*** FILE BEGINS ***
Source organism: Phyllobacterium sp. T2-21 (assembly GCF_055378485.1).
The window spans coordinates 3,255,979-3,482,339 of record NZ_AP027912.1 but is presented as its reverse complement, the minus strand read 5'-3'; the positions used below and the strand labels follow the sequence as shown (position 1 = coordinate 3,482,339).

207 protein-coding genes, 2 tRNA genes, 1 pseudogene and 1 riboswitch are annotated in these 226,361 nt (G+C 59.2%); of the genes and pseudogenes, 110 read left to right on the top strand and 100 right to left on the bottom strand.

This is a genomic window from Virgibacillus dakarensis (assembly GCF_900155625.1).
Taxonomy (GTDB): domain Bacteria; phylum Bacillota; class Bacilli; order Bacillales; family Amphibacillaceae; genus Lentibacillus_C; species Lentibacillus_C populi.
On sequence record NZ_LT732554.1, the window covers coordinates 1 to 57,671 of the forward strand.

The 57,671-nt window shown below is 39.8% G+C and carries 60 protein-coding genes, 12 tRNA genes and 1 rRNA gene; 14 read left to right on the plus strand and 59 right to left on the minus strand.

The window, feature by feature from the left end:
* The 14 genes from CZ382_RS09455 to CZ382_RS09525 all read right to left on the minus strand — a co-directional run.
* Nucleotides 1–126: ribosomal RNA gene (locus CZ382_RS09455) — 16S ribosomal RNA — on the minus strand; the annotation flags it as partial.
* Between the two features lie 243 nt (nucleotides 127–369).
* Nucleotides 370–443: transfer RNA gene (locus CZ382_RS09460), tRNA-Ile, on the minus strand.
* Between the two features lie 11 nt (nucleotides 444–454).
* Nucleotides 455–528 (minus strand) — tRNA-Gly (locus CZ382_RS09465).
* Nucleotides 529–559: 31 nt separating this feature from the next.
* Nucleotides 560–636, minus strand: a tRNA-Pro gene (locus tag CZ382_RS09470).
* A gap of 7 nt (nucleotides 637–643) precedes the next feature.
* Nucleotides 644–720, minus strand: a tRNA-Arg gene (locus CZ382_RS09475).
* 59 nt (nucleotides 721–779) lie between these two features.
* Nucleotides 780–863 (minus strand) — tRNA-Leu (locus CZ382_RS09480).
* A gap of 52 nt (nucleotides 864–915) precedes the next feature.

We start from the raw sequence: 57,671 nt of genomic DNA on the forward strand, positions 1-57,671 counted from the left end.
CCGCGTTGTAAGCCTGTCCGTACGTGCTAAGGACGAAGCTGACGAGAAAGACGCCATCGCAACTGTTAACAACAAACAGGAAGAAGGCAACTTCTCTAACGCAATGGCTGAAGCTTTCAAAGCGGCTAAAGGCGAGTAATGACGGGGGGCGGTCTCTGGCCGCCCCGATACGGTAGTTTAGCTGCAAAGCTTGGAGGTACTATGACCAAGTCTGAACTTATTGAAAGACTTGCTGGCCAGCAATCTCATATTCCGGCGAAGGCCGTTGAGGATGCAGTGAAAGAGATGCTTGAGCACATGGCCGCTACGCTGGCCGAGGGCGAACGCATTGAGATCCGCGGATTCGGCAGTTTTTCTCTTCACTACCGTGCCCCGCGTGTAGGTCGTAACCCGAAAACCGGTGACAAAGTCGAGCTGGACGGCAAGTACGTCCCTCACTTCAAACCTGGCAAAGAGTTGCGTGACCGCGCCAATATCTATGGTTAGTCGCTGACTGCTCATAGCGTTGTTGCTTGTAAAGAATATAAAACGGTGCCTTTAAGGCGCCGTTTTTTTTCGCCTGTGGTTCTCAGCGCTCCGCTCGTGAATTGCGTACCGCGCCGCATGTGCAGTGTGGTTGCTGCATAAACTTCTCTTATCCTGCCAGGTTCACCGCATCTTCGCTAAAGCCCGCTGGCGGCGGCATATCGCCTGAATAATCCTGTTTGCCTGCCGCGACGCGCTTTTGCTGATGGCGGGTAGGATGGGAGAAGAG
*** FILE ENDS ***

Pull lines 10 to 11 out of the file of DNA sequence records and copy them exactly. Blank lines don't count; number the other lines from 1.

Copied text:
* Nucleotides 1–126: ribosomal RNA gene (locus CZ382_RS09455) — 16S ribosomal RNA — on the minus strand; the annotation flags it as partial.
* Between the two features lie 243 nt (nucleotides 127–369).